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Brian Rogers' Second-Quarter Commentary - T. Rowe Price Equity Income Fund

August 07, 2012 | About:
Holly LaFon

Holly LaFon

277 followers
Environment: After a very strong first quarter, U.S. stocks gave back some of their gains in a volatile second quarter as problems in Europe, slowing growth in China and India, and a weak U.S. labor market helped undermine investor confidence. The bulk of the losses came in May against the backdrop of the deteriorating situation in the eurozone, where government bond yields in peripheral countries soared and Spain sought a bailout for its banking sector. Shares bottomed in early June and produced solid gains for the month, but not enough to offset May's losses. That said, equities finished firmly in positive territory for the year-to-date period.

Performance

The Equity Income Fund returned −2.73% in the quarter compared with −2.75% for the S&P 500 Index and −2.12% for the Lipper Equity Income Funds Index. For the 12 months ended June 30, 2012, the fund returned 2.64% versus 5.45% for the S&P 500 Index and 3.21% for the Lipper Equity Income Funds Index. The fund's average annual total returns were 2.64%, −0.94%, and 5.28% for the 1-, 5-, and 10-year periods, respectively, as of June 30, 2012. The fund's expense ratio was 0.68% as of its fiscal year ended December 31, 2011.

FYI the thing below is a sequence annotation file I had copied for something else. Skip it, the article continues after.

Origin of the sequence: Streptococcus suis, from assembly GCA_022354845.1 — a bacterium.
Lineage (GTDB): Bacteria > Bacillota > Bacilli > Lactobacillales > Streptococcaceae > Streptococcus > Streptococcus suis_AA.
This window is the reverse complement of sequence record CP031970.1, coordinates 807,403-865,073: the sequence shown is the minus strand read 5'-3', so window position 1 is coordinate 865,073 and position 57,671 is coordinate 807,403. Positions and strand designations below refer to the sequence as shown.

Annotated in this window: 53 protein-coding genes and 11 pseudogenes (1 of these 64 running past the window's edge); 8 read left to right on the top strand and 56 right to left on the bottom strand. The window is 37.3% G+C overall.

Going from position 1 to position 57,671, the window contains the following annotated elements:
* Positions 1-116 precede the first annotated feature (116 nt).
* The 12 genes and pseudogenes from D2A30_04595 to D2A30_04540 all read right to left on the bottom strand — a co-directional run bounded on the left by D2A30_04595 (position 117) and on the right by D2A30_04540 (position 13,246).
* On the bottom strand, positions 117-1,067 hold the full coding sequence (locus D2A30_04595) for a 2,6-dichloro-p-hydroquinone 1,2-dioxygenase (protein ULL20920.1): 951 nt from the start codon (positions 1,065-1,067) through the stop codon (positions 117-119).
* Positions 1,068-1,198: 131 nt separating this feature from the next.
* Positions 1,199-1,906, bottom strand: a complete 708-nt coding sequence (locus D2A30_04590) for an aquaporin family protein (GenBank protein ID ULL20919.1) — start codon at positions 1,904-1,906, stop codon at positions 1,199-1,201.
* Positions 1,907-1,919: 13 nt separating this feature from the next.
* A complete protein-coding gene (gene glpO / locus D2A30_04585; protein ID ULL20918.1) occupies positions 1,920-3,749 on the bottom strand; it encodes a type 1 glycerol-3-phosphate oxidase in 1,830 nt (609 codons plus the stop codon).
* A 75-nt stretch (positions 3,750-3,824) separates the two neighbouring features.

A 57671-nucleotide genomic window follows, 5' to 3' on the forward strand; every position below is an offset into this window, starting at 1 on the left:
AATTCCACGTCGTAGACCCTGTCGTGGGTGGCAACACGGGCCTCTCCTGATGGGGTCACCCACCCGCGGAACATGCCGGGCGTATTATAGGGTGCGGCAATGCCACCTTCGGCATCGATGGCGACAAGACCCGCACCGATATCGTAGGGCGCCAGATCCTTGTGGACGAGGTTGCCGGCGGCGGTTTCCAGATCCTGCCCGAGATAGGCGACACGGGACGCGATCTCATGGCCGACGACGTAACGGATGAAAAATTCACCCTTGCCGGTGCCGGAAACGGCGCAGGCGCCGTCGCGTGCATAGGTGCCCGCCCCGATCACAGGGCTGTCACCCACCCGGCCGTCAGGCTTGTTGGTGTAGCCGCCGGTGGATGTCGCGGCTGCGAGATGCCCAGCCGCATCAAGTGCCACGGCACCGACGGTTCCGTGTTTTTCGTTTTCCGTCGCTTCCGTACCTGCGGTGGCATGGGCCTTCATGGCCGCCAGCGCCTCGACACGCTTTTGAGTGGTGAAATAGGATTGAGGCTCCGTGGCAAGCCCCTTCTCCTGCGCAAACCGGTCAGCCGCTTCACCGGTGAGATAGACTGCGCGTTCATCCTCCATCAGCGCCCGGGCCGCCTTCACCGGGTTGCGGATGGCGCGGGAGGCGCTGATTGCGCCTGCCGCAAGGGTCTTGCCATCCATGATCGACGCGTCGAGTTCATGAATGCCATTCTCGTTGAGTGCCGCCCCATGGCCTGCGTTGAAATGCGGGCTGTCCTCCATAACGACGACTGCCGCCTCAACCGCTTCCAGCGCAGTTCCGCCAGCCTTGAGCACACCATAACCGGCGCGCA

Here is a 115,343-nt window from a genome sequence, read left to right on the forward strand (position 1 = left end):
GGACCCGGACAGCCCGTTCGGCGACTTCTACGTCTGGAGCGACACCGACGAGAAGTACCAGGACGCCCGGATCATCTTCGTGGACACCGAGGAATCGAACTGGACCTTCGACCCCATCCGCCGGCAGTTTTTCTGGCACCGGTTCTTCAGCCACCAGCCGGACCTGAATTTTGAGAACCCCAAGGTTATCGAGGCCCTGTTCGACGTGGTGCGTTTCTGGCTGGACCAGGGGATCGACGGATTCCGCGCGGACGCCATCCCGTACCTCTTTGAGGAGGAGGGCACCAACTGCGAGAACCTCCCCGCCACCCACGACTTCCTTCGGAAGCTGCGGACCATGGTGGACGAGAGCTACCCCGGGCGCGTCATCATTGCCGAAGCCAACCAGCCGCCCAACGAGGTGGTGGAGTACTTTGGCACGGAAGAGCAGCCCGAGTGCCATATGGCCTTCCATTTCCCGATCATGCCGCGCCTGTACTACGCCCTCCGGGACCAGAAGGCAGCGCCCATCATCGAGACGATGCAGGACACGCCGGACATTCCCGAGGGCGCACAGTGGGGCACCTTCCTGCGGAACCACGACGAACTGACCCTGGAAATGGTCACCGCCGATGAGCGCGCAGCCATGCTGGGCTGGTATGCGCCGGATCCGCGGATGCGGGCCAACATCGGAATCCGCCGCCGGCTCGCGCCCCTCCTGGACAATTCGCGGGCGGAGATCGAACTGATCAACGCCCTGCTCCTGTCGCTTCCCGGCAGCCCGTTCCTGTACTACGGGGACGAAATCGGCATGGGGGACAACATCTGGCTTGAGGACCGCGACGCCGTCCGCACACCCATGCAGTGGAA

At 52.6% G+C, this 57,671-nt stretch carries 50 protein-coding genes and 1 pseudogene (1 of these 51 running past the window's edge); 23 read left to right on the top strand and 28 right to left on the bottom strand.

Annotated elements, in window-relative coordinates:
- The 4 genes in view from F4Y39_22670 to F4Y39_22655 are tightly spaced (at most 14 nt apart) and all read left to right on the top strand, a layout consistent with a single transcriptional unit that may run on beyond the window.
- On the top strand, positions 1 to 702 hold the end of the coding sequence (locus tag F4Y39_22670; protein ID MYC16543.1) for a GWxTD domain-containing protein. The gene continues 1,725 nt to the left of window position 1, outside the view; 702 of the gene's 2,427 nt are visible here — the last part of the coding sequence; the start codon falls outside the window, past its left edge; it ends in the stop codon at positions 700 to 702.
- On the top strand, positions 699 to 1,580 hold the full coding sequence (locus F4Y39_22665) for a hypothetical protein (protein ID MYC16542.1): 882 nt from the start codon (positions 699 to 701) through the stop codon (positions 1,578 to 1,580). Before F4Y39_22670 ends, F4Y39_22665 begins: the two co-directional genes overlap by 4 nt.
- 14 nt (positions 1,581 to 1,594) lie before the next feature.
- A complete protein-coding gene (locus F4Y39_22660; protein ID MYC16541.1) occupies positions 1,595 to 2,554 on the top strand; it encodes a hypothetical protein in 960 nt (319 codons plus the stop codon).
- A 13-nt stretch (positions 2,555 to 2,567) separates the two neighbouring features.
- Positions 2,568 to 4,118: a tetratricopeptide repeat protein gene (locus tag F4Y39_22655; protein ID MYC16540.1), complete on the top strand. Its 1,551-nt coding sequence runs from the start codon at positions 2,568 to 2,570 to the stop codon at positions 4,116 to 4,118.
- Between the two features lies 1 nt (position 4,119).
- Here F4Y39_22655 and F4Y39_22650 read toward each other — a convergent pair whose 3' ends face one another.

Portfolio Highlights

Financials, industrials and business services, energy, and consumer discretionary remained the largest sector allocations in the portfolio, although these weightings are the result of our value-driven individual stock selection process rather than a top-down sector strategy. Stock selection within financials and consumer staples produced positive results for performance during the second quarter, while information technology and consumer discretionary holdings restrained the portfolio's relative returns. The portfolio's health care and energy holdings were also beneficial while stock selection in telecommunication services was another area of weakness.

Outlook

The market environment has changed dramatically in recent months. Although the U.S. economy continues to demonstrate slow, steady growth, developments in Europe have led to growing caution among investors. A softer Chinese economy and fiscal uncertainty in the U.S. have further dampened risk appetites. Just a few weeks ago, the U.S. economy appeared to be stabilizing. Recent events, however, have encouraged the Federal Reserve to stick to its highly accommodative monetary policy. Despite risks to the global economy, U.S. corporate fundamentals are generally strong. Stock valuations are appealing, once again, following May's sharp sell-off and June's volatility. We believe that our bottom-up approach to selecting stocks, rather than attempting to gauge the impact of macroeconomic events on financial markets, will continue to serve investors well in the coming months.


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